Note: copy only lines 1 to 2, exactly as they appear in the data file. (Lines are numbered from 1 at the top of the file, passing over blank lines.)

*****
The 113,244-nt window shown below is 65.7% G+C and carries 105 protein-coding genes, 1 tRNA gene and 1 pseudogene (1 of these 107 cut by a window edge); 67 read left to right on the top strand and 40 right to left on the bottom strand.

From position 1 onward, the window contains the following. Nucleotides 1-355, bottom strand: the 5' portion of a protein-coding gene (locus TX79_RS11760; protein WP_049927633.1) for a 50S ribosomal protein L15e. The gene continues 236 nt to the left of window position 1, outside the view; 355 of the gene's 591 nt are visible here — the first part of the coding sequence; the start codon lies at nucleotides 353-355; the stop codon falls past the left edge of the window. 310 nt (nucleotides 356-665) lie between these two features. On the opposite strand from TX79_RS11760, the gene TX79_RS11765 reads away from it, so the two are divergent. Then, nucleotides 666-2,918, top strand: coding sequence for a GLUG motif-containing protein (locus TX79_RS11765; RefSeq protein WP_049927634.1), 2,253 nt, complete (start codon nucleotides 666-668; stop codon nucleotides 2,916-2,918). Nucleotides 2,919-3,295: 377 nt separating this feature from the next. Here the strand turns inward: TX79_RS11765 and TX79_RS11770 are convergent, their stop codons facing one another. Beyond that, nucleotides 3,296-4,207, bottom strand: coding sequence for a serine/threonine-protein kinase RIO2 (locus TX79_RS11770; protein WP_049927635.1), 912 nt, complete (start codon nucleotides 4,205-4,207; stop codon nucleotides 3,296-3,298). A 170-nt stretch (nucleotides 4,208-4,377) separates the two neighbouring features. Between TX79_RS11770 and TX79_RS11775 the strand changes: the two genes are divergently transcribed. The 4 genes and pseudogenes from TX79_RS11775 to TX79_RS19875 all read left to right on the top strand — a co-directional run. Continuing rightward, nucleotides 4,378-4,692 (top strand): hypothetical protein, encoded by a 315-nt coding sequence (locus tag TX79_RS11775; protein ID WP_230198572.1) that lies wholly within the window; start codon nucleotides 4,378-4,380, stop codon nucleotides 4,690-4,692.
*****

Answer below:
The 113,244-nt window shown below is 65.7% G+C and carries 105 protein-coding genes, 1 tRNA gene and 1 pseudogene (1 of these 107 cut by a window edge); 67 read left to right on the top strand and 40 right to left on the bottom strand.

From position 1 onward, the window contains the following. Nucleotides 1-355, bottom strand: the 5' portion of a protein-coding gene (locus TX79_RS11760; protein WP_049927633.1) for a 50S ribosomal protein L15e. The gene continues 236 nt to the left of window position 1, outside the view; 355 of the gene's 591 nt are visible here — the first part of the coding sequence; the start codon lies at nucleotides 353-355; the stop codon falls past the left edge of the window. 310 nt (nucleotides 356-665) lie between these two features. On the opposite strand from TX79_RS11760, the gene TX79_RS11765 reads away from it, so the two are divergent. Then, nucleotides 666-2,918, top strand: coding sequence for a GLUG motif-containing protein (locus TX79_RS11765; RefSeq protein WP_049927634.1), 2,253 nt, complete (start codon nucleotides 666-668; stop codon nucleotides 2,916-2,918). Nucleotides 2,919-3,295: 377 nt separating this feature from the next. Here the strand turns inward: TX79_RS11765 and TX79_RS11770 are convergent, their stop codons facing one another. Beyond that, nucleotides 3,296-4,207, bottom strand: coding sequence for a serine/threonine-protein kinase RIO2 (locus TX79_RS11770; protein WP_049927635.1), 912 nt, complete (start codon nucleotides 4,205-4,207; stop codon nucleotides 3,296-3,298). A 170-nt stretch (nucleotides 4,208-4,377) separates the two neighbouring features. Between TX79_RS11770 and TX79_RS11775 the strand changes: the two genes are divergently transcribed. The 4 genes and pseudogenes from TX79_RS11775 to TX79_RS19875 all read left to right on the top strand — a co-directional run. Continuing rightward, nucleotides 4,378-4,692 (top strand): hypothetical protein, encoded by a 315-nt coding sequence (locus tag TX79_RS11775; protein ID WP_230198572.1) that lies wholly within the window; start codon nucleotides 4,378-4,380, stop codon nucleotides 4,690-4,692.